Monday, December 17, 2012

An even harder beer to find in Spokane

Posted By on Mon, Dec 17, 2012 at 4:49 PM

The best kind of visitor stopped by the Inlander office today: a visitor bearing beer.

Don Walsdorf came by this afternoon to bring me a bottle of Leinenkugel's Original. He'd read my story about less-common regional seasonals and wanted to make sure I'd tried this "real beer."

If you do most of your beer-drinking in the Inland Northwest, you probably haven't. The "Leinie" is a very popular beer with a long tradition in the Upper Midwest, but Walsdorf has been trying to find it in Spokane for years with no luck. 

He grew up near Chippewa Falls, Wisc., where the Leinenkugel Brewing Co. has been brewing beer for generations. His grandfather was a distributor, so he got to ride around in the truck and drink all the soda he wanted.

Walsdorf points out that it's been brewed there since 1867, as the label says — back when Washington and Idaho were barely territories. Wisconsin may have its beer reputation tied with PBR and Miller Lite, but that state takes beer very seriously. I grew up in neighboring Minnesota, and Wisconsin was known as the place where kids could drink a beer at the bar with their parents so long as Mom or Dad said it was fine.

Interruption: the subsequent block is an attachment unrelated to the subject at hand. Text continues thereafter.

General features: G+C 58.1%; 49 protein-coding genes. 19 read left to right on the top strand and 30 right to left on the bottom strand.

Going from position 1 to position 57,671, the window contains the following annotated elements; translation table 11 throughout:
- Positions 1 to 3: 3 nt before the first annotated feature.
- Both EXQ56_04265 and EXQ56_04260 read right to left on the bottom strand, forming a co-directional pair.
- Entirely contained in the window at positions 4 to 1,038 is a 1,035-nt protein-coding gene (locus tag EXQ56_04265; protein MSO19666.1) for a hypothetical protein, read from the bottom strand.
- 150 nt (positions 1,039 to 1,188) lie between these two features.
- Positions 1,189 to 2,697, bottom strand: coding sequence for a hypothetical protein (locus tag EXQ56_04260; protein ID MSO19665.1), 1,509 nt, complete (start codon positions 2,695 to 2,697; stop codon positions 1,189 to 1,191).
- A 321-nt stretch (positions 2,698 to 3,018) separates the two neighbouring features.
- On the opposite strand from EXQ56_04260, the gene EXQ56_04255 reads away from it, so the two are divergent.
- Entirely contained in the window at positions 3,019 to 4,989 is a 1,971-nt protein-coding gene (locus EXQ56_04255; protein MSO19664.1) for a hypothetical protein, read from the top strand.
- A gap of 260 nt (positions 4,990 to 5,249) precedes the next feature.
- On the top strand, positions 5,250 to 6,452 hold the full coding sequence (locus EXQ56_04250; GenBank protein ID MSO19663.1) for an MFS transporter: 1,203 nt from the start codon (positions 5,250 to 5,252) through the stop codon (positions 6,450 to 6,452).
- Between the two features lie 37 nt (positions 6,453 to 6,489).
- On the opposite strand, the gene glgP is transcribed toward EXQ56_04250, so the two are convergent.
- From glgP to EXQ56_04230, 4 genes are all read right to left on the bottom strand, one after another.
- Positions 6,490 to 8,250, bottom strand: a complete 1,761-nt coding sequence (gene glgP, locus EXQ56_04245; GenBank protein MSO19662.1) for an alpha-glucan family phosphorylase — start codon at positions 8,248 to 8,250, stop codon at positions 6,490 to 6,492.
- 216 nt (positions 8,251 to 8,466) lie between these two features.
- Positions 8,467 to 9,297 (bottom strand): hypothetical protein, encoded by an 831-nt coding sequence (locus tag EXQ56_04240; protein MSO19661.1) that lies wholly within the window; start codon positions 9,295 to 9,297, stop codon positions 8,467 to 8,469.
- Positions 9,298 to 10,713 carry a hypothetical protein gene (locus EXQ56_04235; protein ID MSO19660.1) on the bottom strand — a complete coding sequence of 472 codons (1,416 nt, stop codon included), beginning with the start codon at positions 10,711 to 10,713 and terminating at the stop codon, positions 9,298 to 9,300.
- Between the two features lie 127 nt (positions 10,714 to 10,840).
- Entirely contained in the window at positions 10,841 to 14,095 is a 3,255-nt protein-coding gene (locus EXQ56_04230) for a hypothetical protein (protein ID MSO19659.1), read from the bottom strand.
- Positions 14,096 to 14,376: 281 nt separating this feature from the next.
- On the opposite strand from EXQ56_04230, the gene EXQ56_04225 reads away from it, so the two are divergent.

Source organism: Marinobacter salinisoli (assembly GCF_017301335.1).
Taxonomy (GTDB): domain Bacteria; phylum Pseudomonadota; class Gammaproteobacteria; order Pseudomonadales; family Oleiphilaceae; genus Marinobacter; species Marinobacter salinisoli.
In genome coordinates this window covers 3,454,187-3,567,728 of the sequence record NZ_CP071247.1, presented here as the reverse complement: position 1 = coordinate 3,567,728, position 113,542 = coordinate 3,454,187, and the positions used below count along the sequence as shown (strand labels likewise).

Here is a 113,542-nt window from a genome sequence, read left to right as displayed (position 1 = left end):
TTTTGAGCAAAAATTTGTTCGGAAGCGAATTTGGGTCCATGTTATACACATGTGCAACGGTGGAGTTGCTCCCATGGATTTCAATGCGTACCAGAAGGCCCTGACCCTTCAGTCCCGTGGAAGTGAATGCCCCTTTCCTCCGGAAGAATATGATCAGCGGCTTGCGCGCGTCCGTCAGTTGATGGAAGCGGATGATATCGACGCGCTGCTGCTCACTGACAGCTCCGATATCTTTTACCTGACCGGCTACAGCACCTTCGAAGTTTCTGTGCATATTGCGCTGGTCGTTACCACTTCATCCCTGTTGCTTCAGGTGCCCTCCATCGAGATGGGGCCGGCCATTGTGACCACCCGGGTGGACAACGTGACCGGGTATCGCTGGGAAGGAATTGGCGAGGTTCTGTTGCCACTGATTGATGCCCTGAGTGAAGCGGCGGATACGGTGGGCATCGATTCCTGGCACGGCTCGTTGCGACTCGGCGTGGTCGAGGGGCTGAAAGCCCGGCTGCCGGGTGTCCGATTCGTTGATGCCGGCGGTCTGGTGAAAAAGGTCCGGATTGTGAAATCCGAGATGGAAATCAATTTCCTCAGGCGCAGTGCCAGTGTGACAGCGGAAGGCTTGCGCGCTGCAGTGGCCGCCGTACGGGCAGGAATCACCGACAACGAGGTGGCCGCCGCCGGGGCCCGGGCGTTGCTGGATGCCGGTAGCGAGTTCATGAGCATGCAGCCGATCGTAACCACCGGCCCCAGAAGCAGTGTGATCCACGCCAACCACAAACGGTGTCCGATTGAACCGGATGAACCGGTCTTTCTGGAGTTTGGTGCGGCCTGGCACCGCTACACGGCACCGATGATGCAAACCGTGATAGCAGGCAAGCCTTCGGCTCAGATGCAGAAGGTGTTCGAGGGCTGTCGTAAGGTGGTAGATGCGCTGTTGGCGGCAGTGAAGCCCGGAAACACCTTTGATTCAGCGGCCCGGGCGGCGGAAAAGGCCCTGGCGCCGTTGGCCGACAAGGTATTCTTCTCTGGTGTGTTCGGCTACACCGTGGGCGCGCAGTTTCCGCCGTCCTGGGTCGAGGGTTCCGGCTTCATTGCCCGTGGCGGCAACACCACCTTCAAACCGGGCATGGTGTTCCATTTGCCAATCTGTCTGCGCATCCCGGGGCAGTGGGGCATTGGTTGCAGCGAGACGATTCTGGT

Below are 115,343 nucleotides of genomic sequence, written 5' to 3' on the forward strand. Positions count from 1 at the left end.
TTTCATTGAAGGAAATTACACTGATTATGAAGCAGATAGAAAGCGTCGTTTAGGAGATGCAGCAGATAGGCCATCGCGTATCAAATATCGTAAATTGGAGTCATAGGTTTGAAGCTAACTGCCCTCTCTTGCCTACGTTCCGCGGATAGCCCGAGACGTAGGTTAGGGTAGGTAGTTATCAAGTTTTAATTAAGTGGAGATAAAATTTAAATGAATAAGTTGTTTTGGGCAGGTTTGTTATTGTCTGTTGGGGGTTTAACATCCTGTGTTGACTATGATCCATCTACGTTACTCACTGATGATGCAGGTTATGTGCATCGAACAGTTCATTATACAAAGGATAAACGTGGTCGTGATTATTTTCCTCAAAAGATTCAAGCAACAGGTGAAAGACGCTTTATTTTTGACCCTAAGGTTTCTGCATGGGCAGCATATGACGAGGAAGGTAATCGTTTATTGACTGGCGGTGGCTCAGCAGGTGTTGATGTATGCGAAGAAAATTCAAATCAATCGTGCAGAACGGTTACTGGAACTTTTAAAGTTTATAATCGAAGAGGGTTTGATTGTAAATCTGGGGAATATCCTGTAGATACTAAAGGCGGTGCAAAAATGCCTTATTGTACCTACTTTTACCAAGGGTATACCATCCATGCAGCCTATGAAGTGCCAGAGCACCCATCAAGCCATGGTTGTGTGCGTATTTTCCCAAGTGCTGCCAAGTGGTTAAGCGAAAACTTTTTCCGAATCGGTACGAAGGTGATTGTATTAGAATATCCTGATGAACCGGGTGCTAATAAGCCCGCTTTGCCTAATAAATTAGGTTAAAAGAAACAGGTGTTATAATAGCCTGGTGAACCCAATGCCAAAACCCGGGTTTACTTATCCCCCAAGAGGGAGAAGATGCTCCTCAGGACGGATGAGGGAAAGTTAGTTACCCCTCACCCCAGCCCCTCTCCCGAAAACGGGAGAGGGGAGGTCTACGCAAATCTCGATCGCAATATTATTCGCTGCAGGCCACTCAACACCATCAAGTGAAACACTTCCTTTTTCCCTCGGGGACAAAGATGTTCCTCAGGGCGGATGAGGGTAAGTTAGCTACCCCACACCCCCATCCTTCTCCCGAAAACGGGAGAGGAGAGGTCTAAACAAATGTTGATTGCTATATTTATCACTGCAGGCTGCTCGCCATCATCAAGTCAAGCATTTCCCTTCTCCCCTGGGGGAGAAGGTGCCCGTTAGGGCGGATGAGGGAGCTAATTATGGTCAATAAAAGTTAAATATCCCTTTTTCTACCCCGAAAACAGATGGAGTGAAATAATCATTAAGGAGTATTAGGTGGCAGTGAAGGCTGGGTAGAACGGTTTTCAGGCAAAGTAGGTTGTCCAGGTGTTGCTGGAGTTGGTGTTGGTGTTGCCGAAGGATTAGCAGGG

There are some Leinenkugel's beers theoretically available in Spokane. Odom Corporation, one of the main distributors here, does carry some Leinenkugel's products. The new Total Wine warehouse up north on Newport Highway lists of a number of Leinenkugel's beers on its site, but no Leinie Original.

So where'd this bottle come from? On a recent road trip, Walsdorf's son took a detour to the Minnesota border so he could pick up a few cases to bring back. I wouldn't blame Mr. Walsdorf if he didn't want to share, but I am very appreciative that he did.

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Lisa Waananen

Lisa Waananen is the web editor and a staff writer at the Inlander. She specializes in data and graphics, and her recent cover stories have been about family history, the legacy of Spokane photographer Charles A. Libby and genetically modified food...